A new survey was released this week about how medium and large businesses will deal with employee health insurance in 2014 when the Affordable Care Act really kicks in. Here was the kind of headline that appeared across the country.
Survey: 1 in 10 employers expects to drop health coverage
All the ACA haters are out there shoving the headline in their constitutents’ faces saying, “See, I told you Obamacare is bad.”
Fortunately, some reporters like The State’s Kristy Eppley Rupon actually got other opinion and analysis for their stories. She included my input.
But Frank Knapp, chief executive officer of the S.C. Small Business Chamber of Commerce, said the surveys are “scare tactics” meant to get politicians to reconsider the Affordable Care Act. He said 97 percent of the S.C. employers have fewer than 50 employees and, therefore, are not obligated to offer health insurance. Those that offer insurance do so as a way of competing for labor, he said. “We are all competing for quality employees,” he said. “One of the ways to do that is to offer a benefit that your competitor doesn’t offer.”
Rupon also got some more impartial expert comment.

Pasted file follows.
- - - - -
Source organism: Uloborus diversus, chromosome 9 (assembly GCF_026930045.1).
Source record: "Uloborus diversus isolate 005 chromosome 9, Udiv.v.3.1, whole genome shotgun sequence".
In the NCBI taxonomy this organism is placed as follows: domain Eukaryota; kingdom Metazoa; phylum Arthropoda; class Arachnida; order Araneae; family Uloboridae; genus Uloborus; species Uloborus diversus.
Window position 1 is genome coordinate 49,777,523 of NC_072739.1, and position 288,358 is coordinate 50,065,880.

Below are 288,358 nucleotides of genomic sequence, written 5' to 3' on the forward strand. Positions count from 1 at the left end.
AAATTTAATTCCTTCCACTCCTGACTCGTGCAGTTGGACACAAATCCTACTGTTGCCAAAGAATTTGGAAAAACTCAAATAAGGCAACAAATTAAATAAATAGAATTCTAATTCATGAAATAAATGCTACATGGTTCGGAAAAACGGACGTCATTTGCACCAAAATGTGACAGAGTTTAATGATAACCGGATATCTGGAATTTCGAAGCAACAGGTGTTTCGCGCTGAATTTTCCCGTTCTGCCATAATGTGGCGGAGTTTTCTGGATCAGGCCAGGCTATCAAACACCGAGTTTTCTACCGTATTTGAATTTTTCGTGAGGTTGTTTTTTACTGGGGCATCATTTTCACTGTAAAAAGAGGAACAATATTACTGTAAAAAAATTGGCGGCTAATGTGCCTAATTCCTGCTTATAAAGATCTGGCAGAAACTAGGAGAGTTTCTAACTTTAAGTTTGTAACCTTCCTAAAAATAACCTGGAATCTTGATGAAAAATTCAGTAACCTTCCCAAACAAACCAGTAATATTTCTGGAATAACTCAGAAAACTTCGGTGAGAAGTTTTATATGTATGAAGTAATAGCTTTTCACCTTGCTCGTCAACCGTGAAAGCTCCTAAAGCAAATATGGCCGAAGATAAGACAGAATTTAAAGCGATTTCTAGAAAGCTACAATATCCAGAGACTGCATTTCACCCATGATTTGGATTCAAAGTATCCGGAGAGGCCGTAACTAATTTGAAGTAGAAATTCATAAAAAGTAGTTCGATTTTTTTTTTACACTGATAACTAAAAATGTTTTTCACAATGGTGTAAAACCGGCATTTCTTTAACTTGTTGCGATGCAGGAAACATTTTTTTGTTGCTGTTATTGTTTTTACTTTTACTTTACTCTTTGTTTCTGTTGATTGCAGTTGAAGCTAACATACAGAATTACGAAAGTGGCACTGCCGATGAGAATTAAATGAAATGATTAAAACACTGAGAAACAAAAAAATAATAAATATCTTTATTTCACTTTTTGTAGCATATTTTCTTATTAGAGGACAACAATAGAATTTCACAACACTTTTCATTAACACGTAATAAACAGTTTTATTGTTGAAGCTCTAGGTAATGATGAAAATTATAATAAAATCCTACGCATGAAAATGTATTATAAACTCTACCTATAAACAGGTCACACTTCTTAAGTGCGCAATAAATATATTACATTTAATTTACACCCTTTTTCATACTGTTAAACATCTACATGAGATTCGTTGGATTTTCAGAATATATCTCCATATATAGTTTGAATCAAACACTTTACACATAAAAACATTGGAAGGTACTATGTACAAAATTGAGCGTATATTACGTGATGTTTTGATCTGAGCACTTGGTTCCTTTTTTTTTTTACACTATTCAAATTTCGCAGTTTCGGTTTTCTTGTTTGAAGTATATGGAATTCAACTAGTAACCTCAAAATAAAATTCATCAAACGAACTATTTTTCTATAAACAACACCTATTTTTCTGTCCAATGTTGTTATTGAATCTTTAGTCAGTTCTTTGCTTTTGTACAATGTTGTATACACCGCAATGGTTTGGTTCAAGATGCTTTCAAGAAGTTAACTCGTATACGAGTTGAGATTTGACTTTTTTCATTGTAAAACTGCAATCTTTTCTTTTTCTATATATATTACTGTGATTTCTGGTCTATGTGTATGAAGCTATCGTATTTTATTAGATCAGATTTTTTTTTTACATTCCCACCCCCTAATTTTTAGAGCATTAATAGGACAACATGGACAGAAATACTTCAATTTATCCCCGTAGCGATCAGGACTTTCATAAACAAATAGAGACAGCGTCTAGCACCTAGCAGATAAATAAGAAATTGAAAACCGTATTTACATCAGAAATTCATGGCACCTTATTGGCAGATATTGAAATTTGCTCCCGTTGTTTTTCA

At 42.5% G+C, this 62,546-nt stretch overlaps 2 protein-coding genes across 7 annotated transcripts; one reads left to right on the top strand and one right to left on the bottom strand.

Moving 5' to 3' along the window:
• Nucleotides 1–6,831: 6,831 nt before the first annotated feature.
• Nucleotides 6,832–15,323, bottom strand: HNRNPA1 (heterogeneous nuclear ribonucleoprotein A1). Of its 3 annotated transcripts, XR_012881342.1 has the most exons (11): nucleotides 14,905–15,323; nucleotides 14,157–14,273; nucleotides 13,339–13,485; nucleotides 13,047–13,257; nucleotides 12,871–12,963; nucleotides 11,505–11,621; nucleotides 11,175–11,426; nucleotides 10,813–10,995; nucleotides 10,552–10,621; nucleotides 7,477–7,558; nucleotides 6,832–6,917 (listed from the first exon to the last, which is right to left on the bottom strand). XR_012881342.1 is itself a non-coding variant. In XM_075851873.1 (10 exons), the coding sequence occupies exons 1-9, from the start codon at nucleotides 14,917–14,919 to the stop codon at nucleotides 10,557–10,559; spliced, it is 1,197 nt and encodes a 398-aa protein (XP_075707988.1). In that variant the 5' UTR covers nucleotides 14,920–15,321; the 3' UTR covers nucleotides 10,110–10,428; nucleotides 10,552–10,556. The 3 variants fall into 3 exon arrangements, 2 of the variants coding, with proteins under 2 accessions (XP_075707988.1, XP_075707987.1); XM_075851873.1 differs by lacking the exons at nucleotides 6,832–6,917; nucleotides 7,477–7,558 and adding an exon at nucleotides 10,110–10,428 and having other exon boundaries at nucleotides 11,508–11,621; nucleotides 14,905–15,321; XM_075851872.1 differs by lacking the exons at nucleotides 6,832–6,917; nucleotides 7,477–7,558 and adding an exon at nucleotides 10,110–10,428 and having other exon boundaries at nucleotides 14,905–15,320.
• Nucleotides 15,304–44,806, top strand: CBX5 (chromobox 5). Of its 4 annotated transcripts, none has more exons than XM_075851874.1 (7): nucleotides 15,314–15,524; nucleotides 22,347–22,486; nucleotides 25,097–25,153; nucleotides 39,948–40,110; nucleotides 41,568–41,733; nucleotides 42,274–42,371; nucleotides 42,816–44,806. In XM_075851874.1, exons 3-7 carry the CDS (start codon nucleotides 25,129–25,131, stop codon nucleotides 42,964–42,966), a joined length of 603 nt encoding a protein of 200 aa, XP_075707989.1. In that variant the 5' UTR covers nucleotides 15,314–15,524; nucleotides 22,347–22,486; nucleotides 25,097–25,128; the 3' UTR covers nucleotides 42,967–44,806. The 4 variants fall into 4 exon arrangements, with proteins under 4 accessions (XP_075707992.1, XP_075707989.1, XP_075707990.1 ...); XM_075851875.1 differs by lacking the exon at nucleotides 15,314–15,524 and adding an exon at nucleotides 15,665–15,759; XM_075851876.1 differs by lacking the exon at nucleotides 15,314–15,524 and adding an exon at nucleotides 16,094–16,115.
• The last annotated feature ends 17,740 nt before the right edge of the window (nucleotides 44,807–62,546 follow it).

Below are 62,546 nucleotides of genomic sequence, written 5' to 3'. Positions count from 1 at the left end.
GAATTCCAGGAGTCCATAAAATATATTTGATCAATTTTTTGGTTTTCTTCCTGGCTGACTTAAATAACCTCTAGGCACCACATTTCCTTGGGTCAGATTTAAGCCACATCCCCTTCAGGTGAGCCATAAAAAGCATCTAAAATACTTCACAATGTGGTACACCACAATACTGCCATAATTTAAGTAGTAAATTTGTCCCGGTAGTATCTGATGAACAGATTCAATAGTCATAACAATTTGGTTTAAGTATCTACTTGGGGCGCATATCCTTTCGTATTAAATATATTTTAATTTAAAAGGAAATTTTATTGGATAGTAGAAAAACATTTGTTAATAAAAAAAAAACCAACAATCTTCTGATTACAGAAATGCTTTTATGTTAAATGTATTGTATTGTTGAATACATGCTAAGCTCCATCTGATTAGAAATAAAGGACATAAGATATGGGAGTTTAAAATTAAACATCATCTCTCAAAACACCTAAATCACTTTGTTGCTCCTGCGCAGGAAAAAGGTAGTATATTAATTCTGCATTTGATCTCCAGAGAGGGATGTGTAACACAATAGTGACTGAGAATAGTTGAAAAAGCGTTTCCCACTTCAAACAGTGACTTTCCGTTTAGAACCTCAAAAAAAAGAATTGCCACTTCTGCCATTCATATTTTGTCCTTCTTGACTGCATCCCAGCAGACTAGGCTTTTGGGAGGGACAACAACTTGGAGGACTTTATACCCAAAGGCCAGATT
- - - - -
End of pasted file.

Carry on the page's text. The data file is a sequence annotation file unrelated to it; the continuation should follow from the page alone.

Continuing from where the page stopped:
Former insurance executive Bob Laszewski said he was surprised that almost one in 10 companies already is planning to drop health coverage. Dropping coverage would expose the companies to potential payroll-tax headaches and fines. It also would result in a steep pay cut for employees if their employers didn’t raise their pay. “Dropping coverage is going to be very difficult for these (companies) to do,” predicted Laszewski, a consultant who was not involved with the studies.
Rupon concluded her piece with the best caution from the survey authors themselves on how to interpret the survey results.
Towers Watson’s Randall Abbott said the survey results should be seen as a snapshot of how companies are thinking now. They can’t be viewed as a final decision because there are still many unresolved variables.